Michael Gove: I would vote to leave the EU

The education secretary has reportedly told friends that the UK has to be ready to threaten to leave the EU.

The Mail on Sunday has splashed today on the revelation that Michael Gove has apparently told friends that if a referendum were to be held, he would vote to take the UK out of the EU:

It's a bold headline, but inside the story is a bit softer - Gove has apparently told "close allies" that Britain needs to be ready to threaten to leave the EU altogether if it is going to renegotiate our relationship successfully.

Simon Walters says this intervention by the education secretary is part of an "anti-EU pincer movement" by Gove and Cameron. The latter is due to announce a pull-back from some EU justice measures later this mornth, Walters says.

On the face of it, "Tory cabinet minister doesn't like the EU" is hardly an earth-shaking revelation.

What's interesting, though, is that Tim Montgomerie of ConservativeHome says:

My estimation is that at least eight Tory Cabinet ministers would privately sign up to exactly that view.

If Montgomerie is right (and he often is about such things) and Gove is just one of a number of senior Tories having these thoughts, this story takes on a whole new dimension. Parliament returns tomorrow, so the next month or so will be an interesting one for the future of the UK's relationship with the EU.

Will the Lib Dems have anything to say about this?

Michael Gove during this year's Conservative Party conference. Photograph: Getty Images

Caroline Crampton is web editor of the New Statesman.

Photo: Getty Images
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What do Labour's lost voters make of the Labour leadership candidates?

What does Newsnight's focus group make of the Labour leadership candidates?

Tonight on Newsnight, an IpsosMori focus group of former Labour voters talks about the four Labour leadership candidates. What did they make of the four candidates?

On Andy Burnham:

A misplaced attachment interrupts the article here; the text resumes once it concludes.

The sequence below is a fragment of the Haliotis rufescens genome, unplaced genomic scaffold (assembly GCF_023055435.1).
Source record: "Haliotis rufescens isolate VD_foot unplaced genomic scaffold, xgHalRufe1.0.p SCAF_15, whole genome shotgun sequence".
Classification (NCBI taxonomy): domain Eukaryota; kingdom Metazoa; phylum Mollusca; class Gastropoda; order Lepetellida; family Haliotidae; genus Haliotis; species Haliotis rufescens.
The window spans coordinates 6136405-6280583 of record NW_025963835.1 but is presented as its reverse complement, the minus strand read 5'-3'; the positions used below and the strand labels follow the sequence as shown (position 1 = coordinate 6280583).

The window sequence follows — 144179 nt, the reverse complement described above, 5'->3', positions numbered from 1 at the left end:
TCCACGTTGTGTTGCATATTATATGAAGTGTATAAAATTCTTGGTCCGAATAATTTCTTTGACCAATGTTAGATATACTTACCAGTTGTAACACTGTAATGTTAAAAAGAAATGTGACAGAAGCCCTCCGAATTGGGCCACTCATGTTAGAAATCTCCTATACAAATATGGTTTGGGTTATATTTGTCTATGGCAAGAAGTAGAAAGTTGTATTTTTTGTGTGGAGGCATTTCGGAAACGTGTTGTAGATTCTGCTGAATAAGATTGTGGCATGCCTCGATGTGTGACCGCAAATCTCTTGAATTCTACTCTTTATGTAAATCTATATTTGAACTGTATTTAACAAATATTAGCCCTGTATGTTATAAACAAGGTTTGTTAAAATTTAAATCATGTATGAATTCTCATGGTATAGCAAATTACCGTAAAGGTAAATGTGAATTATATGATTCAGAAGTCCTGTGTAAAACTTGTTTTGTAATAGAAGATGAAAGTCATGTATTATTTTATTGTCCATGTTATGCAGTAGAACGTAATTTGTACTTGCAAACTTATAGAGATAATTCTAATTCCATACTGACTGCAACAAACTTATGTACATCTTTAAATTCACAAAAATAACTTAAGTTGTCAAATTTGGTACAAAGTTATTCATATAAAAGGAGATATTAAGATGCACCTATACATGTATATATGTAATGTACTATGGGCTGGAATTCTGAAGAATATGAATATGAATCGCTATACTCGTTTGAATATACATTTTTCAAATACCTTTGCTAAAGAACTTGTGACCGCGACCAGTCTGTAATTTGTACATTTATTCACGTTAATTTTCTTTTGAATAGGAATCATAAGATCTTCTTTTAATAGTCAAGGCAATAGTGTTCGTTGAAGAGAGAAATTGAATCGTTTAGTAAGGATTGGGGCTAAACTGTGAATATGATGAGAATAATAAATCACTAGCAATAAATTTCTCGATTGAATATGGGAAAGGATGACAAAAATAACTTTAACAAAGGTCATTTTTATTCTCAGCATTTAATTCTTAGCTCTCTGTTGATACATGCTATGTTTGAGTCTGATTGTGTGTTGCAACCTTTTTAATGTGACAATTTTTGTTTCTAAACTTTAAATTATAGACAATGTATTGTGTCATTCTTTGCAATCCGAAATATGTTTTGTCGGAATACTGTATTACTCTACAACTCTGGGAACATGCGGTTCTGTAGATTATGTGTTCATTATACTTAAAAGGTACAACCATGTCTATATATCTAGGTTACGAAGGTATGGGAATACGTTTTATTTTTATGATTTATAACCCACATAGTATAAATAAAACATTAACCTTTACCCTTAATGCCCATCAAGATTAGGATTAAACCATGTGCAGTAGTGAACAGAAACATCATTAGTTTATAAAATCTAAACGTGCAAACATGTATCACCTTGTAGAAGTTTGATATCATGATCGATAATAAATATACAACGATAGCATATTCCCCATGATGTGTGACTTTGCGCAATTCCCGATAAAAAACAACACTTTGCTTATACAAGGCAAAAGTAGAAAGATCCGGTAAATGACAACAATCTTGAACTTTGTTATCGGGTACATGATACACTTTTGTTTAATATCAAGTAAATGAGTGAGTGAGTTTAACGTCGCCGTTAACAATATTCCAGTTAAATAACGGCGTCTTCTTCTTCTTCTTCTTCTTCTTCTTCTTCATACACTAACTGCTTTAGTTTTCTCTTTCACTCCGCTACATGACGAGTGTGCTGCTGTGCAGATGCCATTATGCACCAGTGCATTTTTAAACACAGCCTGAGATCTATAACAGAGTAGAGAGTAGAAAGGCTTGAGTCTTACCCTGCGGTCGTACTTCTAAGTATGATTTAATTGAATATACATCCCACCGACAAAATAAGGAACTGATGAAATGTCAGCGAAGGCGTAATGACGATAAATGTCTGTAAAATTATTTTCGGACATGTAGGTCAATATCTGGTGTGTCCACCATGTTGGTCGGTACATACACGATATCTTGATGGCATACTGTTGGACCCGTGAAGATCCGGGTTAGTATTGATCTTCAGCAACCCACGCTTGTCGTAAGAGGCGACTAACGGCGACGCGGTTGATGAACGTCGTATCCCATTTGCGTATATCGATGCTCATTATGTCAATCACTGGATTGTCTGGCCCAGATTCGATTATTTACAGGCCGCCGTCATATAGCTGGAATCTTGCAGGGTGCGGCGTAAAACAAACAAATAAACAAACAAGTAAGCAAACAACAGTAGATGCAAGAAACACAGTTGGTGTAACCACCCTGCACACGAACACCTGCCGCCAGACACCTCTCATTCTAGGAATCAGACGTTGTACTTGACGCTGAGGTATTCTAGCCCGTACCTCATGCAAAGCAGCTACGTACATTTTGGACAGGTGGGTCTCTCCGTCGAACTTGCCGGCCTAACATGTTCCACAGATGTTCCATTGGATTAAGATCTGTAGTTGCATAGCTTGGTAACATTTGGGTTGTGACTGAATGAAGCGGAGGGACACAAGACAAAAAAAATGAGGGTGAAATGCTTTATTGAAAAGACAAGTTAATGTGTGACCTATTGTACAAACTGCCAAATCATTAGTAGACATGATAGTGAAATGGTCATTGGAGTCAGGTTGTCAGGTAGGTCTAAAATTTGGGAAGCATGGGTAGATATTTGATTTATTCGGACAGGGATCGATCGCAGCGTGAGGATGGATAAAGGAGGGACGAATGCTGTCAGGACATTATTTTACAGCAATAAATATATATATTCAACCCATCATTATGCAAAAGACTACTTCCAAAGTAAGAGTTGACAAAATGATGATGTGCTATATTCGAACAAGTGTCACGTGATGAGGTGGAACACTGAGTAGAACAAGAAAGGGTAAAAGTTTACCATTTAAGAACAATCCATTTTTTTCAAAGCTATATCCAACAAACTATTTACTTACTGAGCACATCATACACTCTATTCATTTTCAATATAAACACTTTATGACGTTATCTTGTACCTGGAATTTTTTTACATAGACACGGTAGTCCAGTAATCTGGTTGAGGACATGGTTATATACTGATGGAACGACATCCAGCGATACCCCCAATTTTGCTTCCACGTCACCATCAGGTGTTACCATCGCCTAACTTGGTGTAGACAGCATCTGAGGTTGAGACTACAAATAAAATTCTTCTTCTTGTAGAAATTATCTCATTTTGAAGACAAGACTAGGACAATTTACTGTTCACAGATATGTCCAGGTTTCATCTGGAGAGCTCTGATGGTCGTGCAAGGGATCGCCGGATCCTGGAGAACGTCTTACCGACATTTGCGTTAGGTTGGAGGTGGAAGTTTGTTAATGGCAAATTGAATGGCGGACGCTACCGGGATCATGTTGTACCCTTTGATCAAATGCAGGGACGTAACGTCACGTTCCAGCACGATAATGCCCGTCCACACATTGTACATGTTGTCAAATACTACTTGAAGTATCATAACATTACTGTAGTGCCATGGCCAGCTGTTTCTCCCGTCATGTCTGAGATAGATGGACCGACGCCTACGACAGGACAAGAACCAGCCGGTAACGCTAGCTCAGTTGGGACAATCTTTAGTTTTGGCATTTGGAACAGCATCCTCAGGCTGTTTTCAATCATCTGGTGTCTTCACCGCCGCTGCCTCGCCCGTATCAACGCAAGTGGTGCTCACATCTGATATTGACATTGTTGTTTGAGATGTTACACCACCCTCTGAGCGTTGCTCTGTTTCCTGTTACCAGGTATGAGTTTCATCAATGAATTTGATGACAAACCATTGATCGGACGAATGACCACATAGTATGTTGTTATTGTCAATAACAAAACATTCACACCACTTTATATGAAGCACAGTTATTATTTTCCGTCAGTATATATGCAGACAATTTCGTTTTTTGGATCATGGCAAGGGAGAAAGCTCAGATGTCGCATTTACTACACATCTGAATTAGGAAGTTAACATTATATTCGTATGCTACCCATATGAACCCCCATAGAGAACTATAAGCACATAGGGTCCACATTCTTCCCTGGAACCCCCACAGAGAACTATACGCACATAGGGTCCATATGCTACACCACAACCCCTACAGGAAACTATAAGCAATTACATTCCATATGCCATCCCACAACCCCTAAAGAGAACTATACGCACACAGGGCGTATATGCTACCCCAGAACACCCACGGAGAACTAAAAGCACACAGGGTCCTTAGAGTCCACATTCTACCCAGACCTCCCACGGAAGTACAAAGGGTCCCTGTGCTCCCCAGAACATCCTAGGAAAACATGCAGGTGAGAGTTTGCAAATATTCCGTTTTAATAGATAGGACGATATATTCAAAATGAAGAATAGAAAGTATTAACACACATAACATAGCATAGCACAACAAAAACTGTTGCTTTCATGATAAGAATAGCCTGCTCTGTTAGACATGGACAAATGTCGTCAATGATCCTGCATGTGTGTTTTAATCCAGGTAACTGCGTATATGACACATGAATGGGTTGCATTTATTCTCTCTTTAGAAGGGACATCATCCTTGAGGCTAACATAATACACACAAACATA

“He’s the old guard, with Yvette Cooper”

“It’s the same message they were trying to portray right up to the election”​

“I thought that he acknowledged the fact that they didn’t say sorry during the time of the election, and how can you expect people to vote for you when you’re not actually acknowledging that you were part of the problem”​

“Strongish leader, and at least he’s acknowledging and saying let’s move on from here as opposed to wishy washy”

“I was surprised how long he’d been in politics if he was talking about Tony Blair years – he doesn’t look old enough”

On Jeremy Corbyn:

"“He’s the older guy with the grey hair who’s got all the policies straight out of the sixties and is a bit of a hippy as well is what he comes across as” 

“I agree with most of what he said, I must admit, but I don’t think as a country we can afford his principles”

“He was just going to be the opposite of Conservatives, but there might be policies on the Conservative side that, y’know, might be good policies”

“I’ve heard in the paper he’s the favourite to win the Labour leadership. Well, if that was him, then I won’t be voting for Labour, put it that way”

“I think he’s a very good politician but he’s unelectable as a Prime Minister”

On Yvette Cooper

“She sounds quite positive doesn’t she – for families and their everyday issues”

“Bedroom tax, working tax credits, mainly mum things as well”

“We had Margaret Thatcher obviously years ago, and then I’ve always thought about it being a man, I wanted a man, thinking they were stronger…  she was very strong and decisive as well”

“She was very clear – more so than the other guy [Burnham]”

“I think she’s trying to play down her economics background to sort of distance herself from her husband… I think she’s dumbing herself down”

On Liz Kendall

“None of it came from the heart”

“She just sounds like someone’s told her to say something, it’s not coming from the heart, she needs passion”

“Rather than saying what she’s going to do, she’s attacking”

“She reminded me of a headteacher when she was standing there, and she was quite boring. She just didn’t seem to have any sort of personality, and you can’t imagine her being a leader of a party”

“With Liz Kendall and Andy Burnham there’s a lot of rhetoric but there doesn’t seem to be a lot of direction behind what they’re saying. There seems to be a lot of words but no action.”

And, finally, a piece of advice for all four candidates, should they win the leadership election:

“Get down on your hands and knees and start praying”

Stephen Bush is editor of the Staggers, the New Statesman’s political blog.